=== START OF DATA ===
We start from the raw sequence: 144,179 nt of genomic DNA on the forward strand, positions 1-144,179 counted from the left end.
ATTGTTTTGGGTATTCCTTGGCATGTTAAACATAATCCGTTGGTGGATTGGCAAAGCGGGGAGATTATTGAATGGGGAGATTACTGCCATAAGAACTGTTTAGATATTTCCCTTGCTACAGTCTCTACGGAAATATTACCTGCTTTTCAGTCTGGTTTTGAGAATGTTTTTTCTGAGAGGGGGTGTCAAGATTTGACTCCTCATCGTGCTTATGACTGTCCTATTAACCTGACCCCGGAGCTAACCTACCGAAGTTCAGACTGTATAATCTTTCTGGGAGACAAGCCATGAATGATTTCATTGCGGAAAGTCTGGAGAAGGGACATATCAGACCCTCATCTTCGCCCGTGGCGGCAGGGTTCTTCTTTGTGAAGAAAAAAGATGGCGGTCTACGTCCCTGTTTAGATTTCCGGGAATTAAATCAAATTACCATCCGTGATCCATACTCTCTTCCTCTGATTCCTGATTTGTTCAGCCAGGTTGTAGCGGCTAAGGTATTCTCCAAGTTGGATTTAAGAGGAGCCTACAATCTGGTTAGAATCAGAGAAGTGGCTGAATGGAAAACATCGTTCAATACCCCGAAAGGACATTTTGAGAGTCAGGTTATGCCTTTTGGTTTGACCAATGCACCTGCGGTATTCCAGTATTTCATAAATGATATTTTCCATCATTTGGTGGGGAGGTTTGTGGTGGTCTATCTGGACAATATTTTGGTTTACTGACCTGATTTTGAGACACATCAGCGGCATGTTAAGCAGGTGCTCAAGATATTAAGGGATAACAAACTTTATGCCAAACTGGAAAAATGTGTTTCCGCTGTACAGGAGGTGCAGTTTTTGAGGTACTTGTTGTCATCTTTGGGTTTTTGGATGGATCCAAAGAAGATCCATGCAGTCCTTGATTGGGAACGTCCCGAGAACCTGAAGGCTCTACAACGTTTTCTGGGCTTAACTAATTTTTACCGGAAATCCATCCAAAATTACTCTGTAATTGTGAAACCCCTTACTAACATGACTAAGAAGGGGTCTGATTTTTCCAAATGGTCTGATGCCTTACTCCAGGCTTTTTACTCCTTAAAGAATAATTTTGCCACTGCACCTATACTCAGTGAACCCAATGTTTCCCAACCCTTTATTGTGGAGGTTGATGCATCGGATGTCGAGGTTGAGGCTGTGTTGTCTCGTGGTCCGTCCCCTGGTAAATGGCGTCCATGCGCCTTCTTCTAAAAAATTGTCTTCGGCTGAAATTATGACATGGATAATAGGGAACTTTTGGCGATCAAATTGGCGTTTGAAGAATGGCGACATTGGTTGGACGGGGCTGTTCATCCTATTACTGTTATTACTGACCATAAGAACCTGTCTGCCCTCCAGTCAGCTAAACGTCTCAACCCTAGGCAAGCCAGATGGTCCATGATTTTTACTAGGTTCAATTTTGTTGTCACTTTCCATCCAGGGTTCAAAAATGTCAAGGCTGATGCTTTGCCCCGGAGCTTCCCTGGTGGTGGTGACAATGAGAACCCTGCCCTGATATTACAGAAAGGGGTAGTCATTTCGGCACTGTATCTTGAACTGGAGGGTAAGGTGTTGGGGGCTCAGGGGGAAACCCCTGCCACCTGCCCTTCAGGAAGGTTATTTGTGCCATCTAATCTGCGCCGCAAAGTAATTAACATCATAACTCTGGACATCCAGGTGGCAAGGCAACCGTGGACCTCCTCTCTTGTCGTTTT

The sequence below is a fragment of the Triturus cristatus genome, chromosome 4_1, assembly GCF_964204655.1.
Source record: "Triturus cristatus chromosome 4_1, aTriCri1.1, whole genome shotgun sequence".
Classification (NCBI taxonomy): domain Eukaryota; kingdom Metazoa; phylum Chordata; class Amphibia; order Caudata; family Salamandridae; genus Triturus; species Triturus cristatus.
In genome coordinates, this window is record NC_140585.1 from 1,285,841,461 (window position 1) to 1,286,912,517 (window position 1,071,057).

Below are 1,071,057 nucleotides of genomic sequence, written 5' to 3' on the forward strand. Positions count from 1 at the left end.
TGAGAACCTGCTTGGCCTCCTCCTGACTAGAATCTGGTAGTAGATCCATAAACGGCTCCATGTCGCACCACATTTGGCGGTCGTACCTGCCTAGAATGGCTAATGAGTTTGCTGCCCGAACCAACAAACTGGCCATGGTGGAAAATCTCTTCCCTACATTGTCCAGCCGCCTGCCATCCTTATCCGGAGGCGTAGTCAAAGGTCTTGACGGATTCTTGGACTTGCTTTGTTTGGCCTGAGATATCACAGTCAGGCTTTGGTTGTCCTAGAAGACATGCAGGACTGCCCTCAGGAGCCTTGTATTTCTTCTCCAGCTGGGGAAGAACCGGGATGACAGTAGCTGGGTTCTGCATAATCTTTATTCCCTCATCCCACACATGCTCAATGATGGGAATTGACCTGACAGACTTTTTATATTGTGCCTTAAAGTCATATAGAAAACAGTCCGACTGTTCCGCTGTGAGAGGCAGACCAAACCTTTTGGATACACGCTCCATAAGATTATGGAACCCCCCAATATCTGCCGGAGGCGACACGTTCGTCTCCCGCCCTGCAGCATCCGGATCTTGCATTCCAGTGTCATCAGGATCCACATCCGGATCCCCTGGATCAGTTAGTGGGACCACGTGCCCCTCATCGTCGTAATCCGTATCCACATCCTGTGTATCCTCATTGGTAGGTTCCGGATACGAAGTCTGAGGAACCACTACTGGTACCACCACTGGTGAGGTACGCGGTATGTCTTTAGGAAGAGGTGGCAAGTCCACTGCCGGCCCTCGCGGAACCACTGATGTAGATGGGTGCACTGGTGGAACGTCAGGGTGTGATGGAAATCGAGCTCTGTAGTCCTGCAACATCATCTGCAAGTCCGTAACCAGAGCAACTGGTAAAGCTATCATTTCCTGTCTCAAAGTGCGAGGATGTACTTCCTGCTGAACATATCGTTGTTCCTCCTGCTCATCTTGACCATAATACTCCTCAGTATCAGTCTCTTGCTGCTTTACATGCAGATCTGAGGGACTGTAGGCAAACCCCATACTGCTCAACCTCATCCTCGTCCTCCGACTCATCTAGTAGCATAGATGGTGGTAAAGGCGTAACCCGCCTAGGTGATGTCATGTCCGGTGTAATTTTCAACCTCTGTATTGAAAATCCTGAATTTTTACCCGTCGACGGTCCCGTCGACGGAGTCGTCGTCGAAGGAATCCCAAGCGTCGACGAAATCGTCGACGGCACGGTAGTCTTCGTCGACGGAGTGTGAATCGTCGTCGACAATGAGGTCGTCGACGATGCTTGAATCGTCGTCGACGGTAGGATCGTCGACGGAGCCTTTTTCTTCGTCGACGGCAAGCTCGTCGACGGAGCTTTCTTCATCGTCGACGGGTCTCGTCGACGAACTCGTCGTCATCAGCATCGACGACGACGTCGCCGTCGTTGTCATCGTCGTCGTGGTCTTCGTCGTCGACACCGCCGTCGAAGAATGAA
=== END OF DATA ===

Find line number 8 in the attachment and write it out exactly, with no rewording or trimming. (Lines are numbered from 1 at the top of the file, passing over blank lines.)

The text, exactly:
TGAGAACCTGCTTGGCCTCCTCCTGACTAGAATCTGGTAGTAGATCCATAAACGGCTCCATGTCGCACCACATTTGGCGGTCGTACCTGCCTAGAATGGCTAATGAGTTTGCTGCCCGAACCAACAAACTGGCCATGGTGGAAAATCTCTTCCCTACATTGTCCAGCCGCCTGCCATCCTTATCCGGAGGCGTAGTCAAAGGTCTTGACGGATTCTTGGACTTGCTTTGTTTGGCCTGAGATATCACAGTCAGGCTTTGGTTGTCCTAGAAGACATGCAGGACTGCCCTCAGGAGCCTTGTATTTCTTCTCCAGCTGGGGAAGAACCGGGATGACAGTAGCTGGGTTCTGCATAATCTTTATTCCCTCATCCCACACATGCTCAATGATGGGAATTGACCTGACAGACTTTTTATATTGTGCCTTAAAGTCATATAGAAAACAGTCCGACTGTTCCGCTGTGAGAGGCAGACCAAACCTTTTGGATACACGCTCCATAAGATTATGGAACCCCCCAATATCTGCCGGAGGCGACACGTTCGTCTCCCGCCCTGCAGCATCCGGATCTTGCATTCCAGTGTCATCAGGATCCACATCCGGATCCCCTGGATCAGTTAGTGGGACCACGTGCCCCTCATCGTCGTAATCCGTATCCACATCCTGTGTATCCTCATTGGTAGGTTCCGGATACGAAGTCTGAGGAACCACTACTGGTACCACCACTGGTGAGGTACGCGGTATGTCTTTAGGAAGAGGTGGCAAGTCCACTGCCGGCCCTCGCGGAACCACTGATGTAGATGGGTGCACTGGTGGAACGTCAGGGTGTGATGGAAATCGAGCTCTGTAGTCCTGCAACATCATCTGCAAGTCCGTAACCAGAGCAACTGGTAAAGCTATCATTTCCTGTCTCAAAGTGCGAGGATGTACTTCCTGCTGAACATATCGTTGTTCCTCCTGCTCATCTTGACCATAATACTCCTCAGTATCAGTCTCTTGCTGCTTTACATGCAGATCTGAGGGACTGTAGGCAAACCCCATACTGCTCAACCTCATCCTCGTCCTCCGACTCATCTAGTAGCATAGATGGTGGTAAAGGCGTAACCCGCCTAGGTGATGTCATGTCCGGTGTAATTTTCAACCTCTGTATTGAAAATCCTGAATTTTTACCCGTCGACGGTCCCGTCGACGGAGTCGTCGTCGAAGGAATCCCAAGCGTCGACGAAATCGTCGACGGCACGGTAGTCTTCGTCGACGGAGTGTGAATCGTCGTCGACAATGAGGTCGTCGACGATGCTTGAATCGTCGTCGACGGTAGGATCGTCGACGGAGCCTTTTTCTTCGTCGACGGCAAGCTCGTCGACGGAGCTTTCTTCATCGTCGACGGGTCTCGTCGACGAACTCGTCGTCATCAGCATCGACGACGACGTCGCCGTCGTTGTCATCGTCGTCGTGGTCTTCGTCGTCGACACCGCCGTCGAAGAATGAA